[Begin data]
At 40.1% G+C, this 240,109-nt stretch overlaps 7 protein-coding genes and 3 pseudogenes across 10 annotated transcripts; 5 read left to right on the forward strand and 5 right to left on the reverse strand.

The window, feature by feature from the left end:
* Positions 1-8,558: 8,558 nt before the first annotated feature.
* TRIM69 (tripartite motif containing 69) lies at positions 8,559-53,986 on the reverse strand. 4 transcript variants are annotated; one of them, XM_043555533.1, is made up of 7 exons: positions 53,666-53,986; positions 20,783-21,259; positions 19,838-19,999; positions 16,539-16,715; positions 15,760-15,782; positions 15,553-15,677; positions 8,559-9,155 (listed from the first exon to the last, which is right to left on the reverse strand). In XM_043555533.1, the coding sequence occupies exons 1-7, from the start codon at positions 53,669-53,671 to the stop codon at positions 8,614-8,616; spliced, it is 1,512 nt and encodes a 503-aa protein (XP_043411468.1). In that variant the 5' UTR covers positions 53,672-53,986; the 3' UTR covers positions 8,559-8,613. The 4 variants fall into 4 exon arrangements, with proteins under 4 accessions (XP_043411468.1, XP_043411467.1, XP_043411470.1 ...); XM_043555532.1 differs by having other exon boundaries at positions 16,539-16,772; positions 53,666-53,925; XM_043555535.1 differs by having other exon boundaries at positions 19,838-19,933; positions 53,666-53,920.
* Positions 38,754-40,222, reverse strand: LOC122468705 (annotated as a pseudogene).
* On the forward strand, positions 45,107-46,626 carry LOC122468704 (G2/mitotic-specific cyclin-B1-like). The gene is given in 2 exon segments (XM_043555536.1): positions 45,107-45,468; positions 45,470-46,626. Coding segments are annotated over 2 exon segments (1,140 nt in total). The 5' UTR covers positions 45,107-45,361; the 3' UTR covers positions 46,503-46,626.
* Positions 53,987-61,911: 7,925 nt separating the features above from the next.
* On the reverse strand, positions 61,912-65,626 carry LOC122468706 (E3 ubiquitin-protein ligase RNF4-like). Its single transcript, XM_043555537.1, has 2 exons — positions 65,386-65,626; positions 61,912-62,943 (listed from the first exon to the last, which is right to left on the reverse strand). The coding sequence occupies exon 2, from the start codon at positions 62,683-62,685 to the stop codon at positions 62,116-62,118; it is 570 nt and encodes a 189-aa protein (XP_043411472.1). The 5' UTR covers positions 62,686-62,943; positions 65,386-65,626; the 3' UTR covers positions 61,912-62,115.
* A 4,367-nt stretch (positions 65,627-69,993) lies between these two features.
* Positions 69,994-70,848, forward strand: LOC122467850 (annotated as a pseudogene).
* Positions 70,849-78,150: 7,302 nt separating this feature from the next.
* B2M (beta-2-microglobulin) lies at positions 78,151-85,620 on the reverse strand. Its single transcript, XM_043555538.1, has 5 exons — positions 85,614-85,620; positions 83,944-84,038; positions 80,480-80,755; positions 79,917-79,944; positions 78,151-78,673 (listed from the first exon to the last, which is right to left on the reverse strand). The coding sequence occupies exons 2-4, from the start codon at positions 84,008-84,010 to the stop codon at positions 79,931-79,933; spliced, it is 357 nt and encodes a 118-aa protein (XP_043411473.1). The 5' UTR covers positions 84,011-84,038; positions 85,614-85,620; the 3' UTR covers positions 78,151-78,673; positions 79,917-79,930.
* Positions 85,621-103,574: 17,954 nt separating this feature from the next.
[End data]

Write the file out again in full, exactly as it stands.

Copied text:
At 40.1% G+C, this 240,109-nt stretch overlaps 7 protein-coding genes and 3 pseudogenes across 10 annotated transcripts; 5 read left to right on the forward strand and 5 right to left on the reverse strand.

The window, feature by feature from the left end:
* Positions 1-8,558: 8,558 nt before the first annotated feature.
* TRIM69 (tripartite motif containing 69) lies at positions 8,559-53,986 on the reverse strand. 4 transcript variants are annotated; one of them, XM_043555533.1, is made up of 7 exons: positions 53,666-53,986; positions 20,783-21,259; positions 19,838-19,999; positions 16,539-16,715; positions 15,760-15,782; positions 15,553-15,677; positions 8,559-9,155 (listed from the first exon to the last, which is right to left on the reverse strand). In XM_043555533.1, the coding sequence occupies exons 1-7, from the start codon at positions 53,669-53,671 to the stop codon at positions 8,614-8,616; spliced, it is 1,512 nt and encodes a 503-aa protein (XP_043411468.1). In that variant the 5' UTR covers positions 53,672-53,986; the 3' UTR covers positions 8,559-8,613. The 4 variants fall into 4 exon arrangements, with proteins under 4 accessions (XP_043411468.1, XP_043411467.1, XP_043411470.1 ...); XM_043555532.1 differs by having other exon boundaries at positions 16,539-16,772; positions 53,666-53,925; XM_043555535.1 differs by having other exon boundaries at positions 19,838-19,933; positions 53,666-53,920.
* Positions 38,754-40,222, reverse strand: LOC122468705 (annotated as a pseudogene).
* On the forward strand, positions 45,107-46,626 carry LOC122468704 (G2/mitotic-specific cyclin-B1-like). The gene is given in 2 exon segments (XM_043555536.1): positions 45,107-45,468; positions 45,470-46,626. Coding segments are annotated over 2 exon segments (1,140 nt in total). The 5' UTR covers positions 45,107-45,361; the 3' UTR covers positions 46,503-46,626.
* Positions 53,987-61,911: 7,925 nt separating the features above from the next.
* On the reverse strand, positions 61,912-65,626 carry LOC122468706 (E3 ubiquitin-protein ligase RNF4-like). Its single transcript, XM_043555537.1, has 2 exons — positions 65,386-65,626; positions 61,912-62,943 (listed from the first exon to the last, which is right to left on the reverse strand). The coding sequence occupies exon 2, from the start codon at positions 62,683-62,685 to the stop codon at positions 62,116-62,118; it is 570 nt and encodes a 189-aa protein (XP_043411472.1). The 5' UTR covers positions 62,686-62,943; positions 65,386-65,626; the 3' UTR covers positions 61,912-62,115.
* A 4,367-nt stretch (positions 65,627-69,993) lies between these two features.
* Positions 69,994-70,848, forward strand: LOC122467850 (annotated as a pseudogene).
* Positions 70,849-78,150: 7,302 nt separating this feature from the next.
* B2M (beta-2-microglobulin) lies at positions 78,151-85,620 on the reverse strand. Its single transcript, XM_043555538.1, has 5 exons — positions 85,614-85,620; positions 83,944-84,038; positions 80,480-80,755; positions 79,917-79,944; positions 78,151-78,673 (listed from the first exon to the last, which is right to left on the reverse strand). The coding sequence occupies exons 2-4, from the start codon at positions 84,008-84,010 to the stop codon at positions 79,931-79,933; spliced, it is 357 nt and encodes a 118-aa protein (XP_043411473.1). The 5' UTR covers positions 84,011-84,038; positions 85,614-85,620; the 3' UTR covers positions 78,151-78,673; positions 79,917-79,930.
* Positions 85,621-103,574: 17,954 nt separating this feature from the next.